Blu-ray Review: The Jackson 5ive – The Complete Animated Series

Posted by Big Rat on Campus on Jan 22, 2013 in Rat News | Subscribe

Classic Media has revived a true gem for fans of The Jackson

Now available on Blu-ray is The
Jackson 5ive
, an animated series produced by Rankin/Bass (best known for
their stop-motion holiday specials) that ran for two seasons in 1971-72. All 23
episodes (17 from season one, the remaining six from season two) are included
on two discs. The set also includes the episodes on a pair of standard DVDs.
Keep in mind, participation by the actual Jacksons was nil. Professional actors
provided their voices, but two Jackson 5 songs are featured per episode. The template
for this type of animated series based on a real band was set by King Features
in the ‘60s with the animated series The
. The overall approach was continued in the early ‘70s by Rankin/Bass
with The Osmonds.

The plotlines are all rooted in the depiction of The Jackson
Five as a working singing group. They aren’t a team of superheroes or anything
like that. While some episodes send the boys off on fantastical adventures,
others are grounded in more or less realistic scenarios. “It All Started With…”
kicks off the series with Michael (voiced by Donald Fullilove) quickly introducing
his brothers Marlon (Edmund Sylvers), Jermaine (Joel Cooper), Tito (Mike
Martinez), and Jackie (Craig Grandy). As it happens, Michael’s pet snake Rosie has
gone missing and wound up in none other than Diana Ross’ dressing room. Miss
Ross is in town for a concert and is quite taken by Michael and his brothers
when they go to rescue Rosie. The episode perpetuates the real-life,
Motown-created myth that Ross discovered the group. Berry Gordy (Paul Frees)
signs the boys to a recording contract at the episodes’ conclusion.

Jackson 5ive with Gordy (350x256).jpg

In addition to Rosie the snake, Michael also has a pair of
pet rats (it should be noted, the earliest episodes actually precede his number
one hit, “Ben,” an ode to a pet rat) named Ray and Charles. While the pets are
prominently featured on a regular basis, Ray and Charles’ involvement peaks
with episode 11, “Ray Charles: Superstars,” when a producer seeks to make
matinee idols out of the rats. Some of the more outrageous plots include “The
Wizard of Soul,” a spoof on The Wizard of
, and “Michael in Wonderland,” which borrows liberally from Alice in Wonderland. Maybe cleverest of
all is “Rasho-Jackson,” a creative take on Akira Kurosawa’s Rashomon in which the group has broken
up, resulting in five new groups “all called The Jackson One.” They all recount
conflicting versions of why the split occurred. With the shorter second season came
a title change, the final six episodes are called The New Jackson 5ive Show.

The highlights of each episode are, quite understandably,
the songs. Not just because the tunes themselves are such a kick, but the
accompanying animation is endlessly creative. Each number functions as a music
video, with inventive, kinetic, often psychedelic visuals that are a real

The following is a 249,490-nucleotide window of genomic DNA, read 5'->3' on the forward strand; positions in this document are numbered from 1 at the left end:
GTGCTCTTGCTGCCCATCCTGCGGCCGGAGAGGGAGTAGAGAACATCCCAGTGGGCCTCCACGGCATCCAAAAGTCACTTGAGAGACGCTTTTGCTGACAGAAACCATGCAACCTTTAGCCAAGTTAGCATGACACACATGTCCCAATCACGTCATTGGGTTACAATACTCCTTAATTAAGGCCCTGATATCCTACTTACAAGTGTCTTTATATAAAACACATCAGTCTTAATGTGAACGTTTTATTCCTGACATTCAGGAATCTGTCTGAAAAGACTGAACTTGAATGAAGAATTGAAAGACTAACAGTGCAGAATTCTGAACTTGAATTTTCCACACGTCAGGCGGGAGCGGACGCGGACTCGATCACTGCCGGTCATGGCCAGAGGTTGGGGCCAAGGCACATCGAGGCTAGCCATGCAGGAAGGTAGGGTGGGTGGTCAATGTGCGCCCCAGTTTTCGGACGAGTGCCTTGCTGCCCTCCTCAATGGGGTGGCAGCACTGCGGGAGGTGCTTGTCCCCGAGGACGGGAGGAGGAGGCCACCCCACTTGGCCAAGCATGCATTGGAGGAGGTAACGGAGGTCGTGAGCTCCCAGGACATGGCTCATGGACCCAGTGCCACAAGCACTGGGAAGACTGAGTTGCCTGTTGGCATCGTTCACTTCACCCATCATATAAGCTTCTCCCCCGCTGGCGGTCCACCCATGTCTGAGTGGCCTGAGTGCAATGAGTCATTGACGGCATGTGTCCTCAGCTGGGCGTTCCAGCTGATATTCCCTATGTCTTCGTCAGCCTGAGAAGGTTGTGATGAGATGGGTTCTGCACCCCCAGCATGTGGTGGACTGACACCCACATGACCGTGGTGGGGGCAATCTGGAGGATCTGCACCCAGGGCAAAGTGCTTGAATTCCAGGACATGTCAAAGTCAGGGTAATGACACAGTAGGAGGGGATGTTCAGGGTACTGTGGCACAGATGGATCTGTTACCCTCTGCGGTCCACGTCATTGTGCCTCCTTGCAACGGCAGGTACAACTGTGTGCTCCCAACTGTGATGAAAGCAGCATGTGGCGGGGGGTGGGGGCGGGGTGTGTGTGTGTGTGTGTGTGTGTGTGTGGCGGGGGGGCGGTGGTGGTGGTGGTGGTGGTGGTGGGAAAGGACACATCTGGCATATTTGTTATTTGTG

pleasure to watch. One of my favorites is the “(Come ‘Round Here) I’m the One
You Need” segment from episode 11, which has some fun deconstructing the animation
process itself as it shows an artist bringing storyboards to life.

Jackson 5ive outside (350x233).jpg

Even though the songs are all pulled from the earliest J5
albums (naturally, given the years in which the show was produced), with 46
songs total, the choices obviously go well beyond the group’s biggest hits. Of course
we hear “ABC,” ”I’ll Be There,” and “I Want You Back” (within the first three
episodes in fact), but lesser known gems such as “The Young Folks,” “Nobody,” and
the stellar “2-4-6-8” might be new to those who don’t own those early albums.
Even a few early Michael Jackson solo tunes (“Rockin’ Robin,” “Got to Be There,”)
find their way into the series.

Visually the vintage animation actually looks really good on
Blu-ray. Aside from occasional imperfections in the source material (white and
black specs, minor print damage), the transfers are reasonably clean. Where the
visual presentation really shines is in its ultra-bold colors. After doing some
spot checking against the included standard DVDs, it’s rather obvious that the
high definition format definitely makes the most of the hyper-colorful

Jackson 5ive cloud (350x262).jpg

Now for a sobering disappointment, the audio is not
lossless. The only option here is 2.0 Dolby Digital. While I would’ve loved a full
5.1 remix, even the original broadcast mono would’ve been fine so long as it
was presented in a lossless format. The Blu-ray cover boasts “46 Remastered
Songs!” and while that may be, the lossy soundtrack is a distinct letdown. That
said the audio is basically acceptable and never less than listenable. The dialogue
and effects (including an ever-present laugh track) are clean. The music is
fine too. I just know I speak for the majority of J5 fans when I say that the
high definition capabilities of Blu-ray should’ve been employed for this release.

There are no extras included here, which doesn’t really come
as a surprise (though it’s too bad nothing could be dug up, promos or something perhaps). With almost eight and half hours of content, this release offers
a good value. The Jackson 5ive – The Complete
Animated Series
is available in a DVD-only configuration too. Given the
audio situation, it’s up to the buyer whether the extra few bucks is worth it
for the Blu-ray/DVD combo pack. Either way, this set will almost certainly be
on any Jackson 5 fan’s must-have list.

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